Town in Blair County grieves over killings
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FRANKSTOWN, Pa. -- People in this Blair County community mourned four lost lives on Saturday as authorities said one thing was clear in the chaotic trail of destruction in which guns and vehicles were used as weapons: The shooting of Jeffrey Lee Michael was a justifiable homicide.
More than 200 people packed the Geeseytown Evangelical Lutheran Church for a Saturday night prayer service remembering Kimberly Scott, 58, of Duncansville, and Kenneth Lynn, 60, and William Rhodes Jr., 38, a father and son-in-law from Geeseytown.
"At this point it's hard to say" how the rural community will move forward, said the church's pastor, Michael Rhyne. "This tragedy comes into everyone's life."
Many people, he said, are "still wondering how something like this could happen ... why?"
Few new details emerged about the Friday morning shooting. State police clarified that Mr. Michael, 44, shot Ms. Scott at the Juniata Valley Gospel Church, where plastic covered a window damaged by gunfire and a bouquet was tucked into the door knob Saturday, and shot Mr. Lynn in the driveway of his home on Lower Reese Road, a small road that juts off Juniata Valley Road, along which the other deaths occurred.
After he killed them, Mr. Michael drove north on Juniata Valley Road in a white pickup truck and "intentionally rammed" a car Mr. Rhodes was driving, injuring him in the crash and then shooting him, state police said. The Blair County coroner's office said the gunfire and injuries suffered in the crash caused Mr. Rhodes' death.
Mr. Michael then continued driving north on Juniata Valley Road, firing at troopers who were responding to the previous shooting scenes, police said. They said Mr. Michael's bullets struck two police cruisers before he collided with one head on and was rear-ended by another.
Mr. Michael then got out of his car near the intersection with Lind's Crossing and fired at the troopers, who fired back and killed him, police said.
Three troopers were injured in the fray. All of them were taken to Altoona Regional Hospital and released that afternoon.
The motive for the shootings remains murky. Law enforcement officials either do not know or have not commented about what prompted Mr. Michael's spree.
Federal and Blair County court records show that Mr. Michael, a truck driver, filed to divorce his ex-wife in 2010 and that the pair had filed for bankruptcy in 2001. She declined comment.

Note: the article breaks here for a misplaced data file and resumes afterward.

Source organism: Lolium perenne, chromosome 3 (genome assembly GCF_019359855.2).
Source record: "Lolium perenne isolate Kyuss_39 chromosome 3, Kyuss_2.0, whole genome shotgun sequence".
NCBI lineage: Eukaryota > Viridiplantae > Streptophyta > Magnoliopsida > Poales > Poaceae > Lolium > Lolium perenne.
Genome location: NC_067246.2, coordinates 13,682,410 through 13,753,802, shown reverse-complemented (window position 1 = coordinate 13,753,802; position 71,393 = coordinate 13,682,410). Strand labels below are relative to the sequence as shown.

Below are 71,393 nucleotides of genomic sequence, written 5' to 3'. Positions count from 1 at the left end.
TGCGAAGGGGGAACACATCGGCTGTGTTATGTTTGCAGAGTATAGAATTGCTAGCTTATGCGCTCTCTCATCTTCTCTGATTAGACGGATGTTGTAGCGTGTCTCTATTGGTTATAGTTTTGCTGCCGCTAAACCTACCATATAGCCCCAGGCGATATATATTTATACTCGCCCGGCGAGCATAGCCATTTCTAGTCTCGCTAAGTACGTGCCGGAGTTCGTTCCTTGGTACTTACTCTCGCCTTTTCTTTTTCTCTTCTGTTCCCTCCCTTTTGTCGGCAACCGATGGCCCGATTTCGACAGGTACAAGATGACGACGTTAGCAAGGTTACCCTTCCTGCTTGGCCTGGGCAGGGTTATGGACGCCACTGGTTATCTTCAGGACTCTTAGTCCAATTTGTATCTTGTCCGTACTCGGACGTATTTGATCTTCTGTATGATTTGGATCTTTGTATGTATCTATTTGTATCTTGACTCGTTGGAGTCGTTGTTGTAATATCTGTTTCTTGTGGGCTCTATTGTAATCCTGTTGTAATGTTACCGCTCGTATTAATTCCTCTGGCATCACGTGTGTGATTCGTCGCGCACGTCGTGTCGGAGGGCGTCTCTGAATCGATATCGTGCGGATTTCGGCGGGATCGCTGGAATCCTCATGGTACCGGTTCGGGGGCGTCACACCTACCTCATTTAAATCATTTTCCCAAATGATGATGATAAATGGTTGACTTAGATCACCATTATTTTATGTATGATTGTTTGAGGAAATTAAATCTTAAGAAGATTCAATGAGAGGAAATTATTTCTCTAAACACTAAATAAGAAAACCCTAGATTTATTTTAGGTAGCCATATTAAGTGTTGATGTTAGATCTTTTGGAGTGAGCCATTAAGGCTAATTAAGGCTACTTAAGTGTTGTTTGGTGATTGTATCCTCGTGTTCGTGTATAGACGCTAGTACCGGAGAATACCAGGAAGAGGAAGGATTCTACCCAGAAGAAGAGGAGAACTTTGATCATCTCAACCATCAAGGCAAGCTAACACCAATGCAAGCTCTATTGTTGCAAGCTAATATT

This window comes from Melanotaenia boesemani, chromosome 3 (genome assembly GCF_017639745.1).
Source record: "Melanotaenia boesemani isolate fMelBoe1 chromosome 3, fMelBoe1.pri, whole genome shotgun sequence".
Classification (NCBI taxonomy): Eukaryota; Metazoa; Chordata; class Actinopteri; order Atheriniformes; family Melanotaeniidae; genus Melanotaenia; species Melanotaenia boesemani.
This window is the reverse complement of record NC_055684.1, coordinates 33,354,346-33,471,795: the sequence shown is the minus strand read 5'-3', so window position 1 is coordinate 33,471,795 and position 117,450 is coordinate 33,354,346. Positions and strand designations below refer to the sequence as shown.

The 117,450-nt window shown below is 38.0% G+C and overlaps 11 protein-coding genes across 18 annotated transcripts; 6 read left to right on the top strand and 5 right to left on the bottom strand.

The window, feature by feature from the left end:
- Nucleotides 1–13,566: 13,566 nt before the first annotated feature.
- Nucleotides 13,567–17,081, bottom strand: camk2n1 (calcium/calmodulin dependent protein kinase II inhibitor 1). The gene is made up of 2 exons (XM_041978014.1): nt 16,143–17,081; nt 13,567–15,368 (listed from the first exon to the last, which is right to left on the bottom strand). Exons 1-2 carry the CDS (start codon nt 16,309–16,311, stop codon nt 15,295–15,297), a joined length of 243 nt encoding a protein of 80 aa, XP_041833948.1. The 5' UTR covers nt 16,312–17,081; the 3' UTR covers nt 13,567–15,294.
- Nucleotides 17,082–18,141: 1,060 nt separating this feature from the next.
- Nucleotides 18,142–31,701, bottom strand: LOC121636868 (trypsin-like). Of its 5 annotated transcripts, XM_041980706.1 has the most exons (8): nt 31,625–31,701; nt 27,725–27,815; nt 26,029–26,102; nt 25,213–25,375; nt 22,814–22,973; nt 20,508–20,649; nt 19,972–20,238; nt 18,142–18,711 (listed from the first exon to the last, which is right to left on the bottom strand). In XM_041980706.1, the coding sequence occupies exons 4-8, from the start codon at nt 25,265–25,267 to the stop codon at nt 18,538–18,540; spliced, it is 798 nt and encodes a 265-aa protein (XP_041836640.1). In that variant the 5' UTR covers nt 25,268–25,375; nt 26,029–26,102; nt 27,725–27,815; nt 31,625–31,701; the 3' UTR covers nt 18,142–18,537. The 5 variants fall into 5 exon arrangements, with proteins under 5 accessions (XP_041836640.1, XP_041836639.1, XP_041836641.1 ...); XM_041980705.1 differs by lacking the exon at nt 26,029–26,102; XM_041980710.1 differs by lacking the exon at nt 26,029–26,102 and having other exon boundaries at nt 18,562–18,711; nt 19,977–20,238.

U.S. Bank National Association filed a mortgage foreclosure at the couple's previous address in October but court records show the sheriff's office was not initially able to find them to serve the paperwork.
People living in and near Geeseytown heard that Mr. Michael was involved in a nasty crash several months ago, but officials did not confirm that.
Friends visiting his home declined comment and those who lived there did not return messages.
"We may never know [the motive]," said John Bolger, whose Martinsburg funeral home is handling arrangements for the three people Mr. Michael killed.
Mr. Bolger and Geeseytown residents heard that Ms. Scott's sister, Rebecca Gampe, was also in the Juniata Valley Gospel Church when her sister was killed, although police said they did not wish to comment on witnesses who survived the shootings.
The victims' families are coping "amazingly, admirably well," Mr. Bolger said.
Visitation for Ms. Scott, a Hollidaysburg Area High School graduate who worked for 36 years at local car dealerships, will be held today and a funeral service will follow on Monday.
Joint services will be held for Mr. Lynn and Mr. Rhodes, with visitation on Thursday and a funeral service following on Friday.
The Harry Miller Funeral Home in East Freedom is coordinating Mr. Michael's services, the details of which have not yet been finalized.
Meanwhile, the community where just about everyone knows just about everyone will try to cope.
"This is unprecedented in my time," said Mr. Bolger, who has been coordinating funerals for more than three decades.
On Saturday night, that coping process meant that Boy Scouts put on their uniforms and attended the vigil to support their friend, whose father was killed. It meant firefighters in partial gear sweated in the humid church while members of the clergy led readings and hymns. It meant that some put on suits and ties, or dress blue if they had served somewhere.
"This begins the healing process," Mr. Rhyne, the pastor, said. Now people will "move on with the new normal."
First Published December 23, 2012 12:00 am